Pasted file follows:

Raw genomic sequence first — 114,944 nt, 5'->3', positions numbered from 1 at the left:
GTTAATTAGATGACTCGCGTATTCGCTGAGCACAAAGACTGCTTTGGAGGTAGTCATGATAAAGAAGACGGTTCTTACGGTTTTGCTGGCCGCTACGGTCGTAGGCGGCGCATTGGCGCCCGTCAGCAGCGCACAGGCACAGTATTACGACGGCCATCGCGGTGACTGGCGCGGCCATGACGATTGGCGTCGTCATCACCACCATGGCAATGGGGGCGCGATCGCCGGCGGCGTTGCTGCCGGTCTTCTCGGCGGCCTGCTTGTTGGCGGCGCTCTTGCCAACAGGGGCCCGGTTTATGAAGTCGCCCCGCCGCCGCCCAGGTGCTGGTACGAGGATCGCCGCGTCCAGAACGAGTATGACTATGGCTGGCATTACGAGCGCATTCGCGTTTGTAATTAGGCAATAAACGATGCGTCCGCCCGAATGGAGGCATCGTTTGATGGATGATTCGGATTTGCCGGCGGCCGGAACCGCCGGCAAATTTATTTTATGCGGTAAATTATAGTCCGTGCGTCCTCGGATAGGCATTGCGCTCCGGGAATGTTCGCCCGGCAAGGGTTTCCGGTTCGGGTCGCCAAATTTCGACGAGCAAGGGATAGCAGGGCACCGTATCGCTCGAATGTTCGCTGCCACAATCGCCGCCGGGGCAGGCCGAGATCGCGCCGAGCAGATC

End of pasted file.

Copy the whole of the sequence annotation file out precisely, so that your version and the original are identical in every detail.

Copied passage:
Raw genomic sequence first — 114,944 nt, 5'->3', positions numbered from 1 at the left:
GTTAATTAGATGACTCGCGTATTCGCTGAGCACAAAGACTGCTTTGGAGGTAGTCATGATAAAGAAGACGGTTCTTACGGTTTTGCTGGCCGCTACGGTCGTAGGCGGCGCATTGGCGCCCGTCAGCAGCGCACAGGCACAGTATTACGACGGCCATCGCGGTGACTGGCGCGGCCATGACGATTGGCGTCGTCATCACCACCATGGCAATGGGGGCGCGATCGCCGGCGGCGTTGCTGCCGGTCTTCTCGGCGGCCTGCTTGTTGGCGGCGCTCTTGCCAACAGGGGCCCGGTTTATGAAGTCGCCCCGCCGCCGCCCAGGTGCTGGTACGAGGATCGCCGCGTCCAGAACGAGTATGACTATGGCTGGCATTACGAGCGCATTCGCGTTTGTAATTAGGCAATAAACGATGCGTCCGCCCGAATGGAGGCATCGTTTGATGGATGATTCGGATTTGCCGGCGGCCGGAACCGCCGGCAAATTTATTTTATGCGGTAAATTATAGTCCGTGCGTCCTCGGATAGGCATTGCGCTCCGGGAATGTTCGCCCGGCAAGGGTTTCCGGTTCGGGTCGCCAAATTTCGACGAGCAAGGGATAGCAGGGCACCGTATCGCTCGAATGTTCGCTGCCACAATCGCCGCCGGGGCAGGCCGAGATCGCGCCGAGCAGATC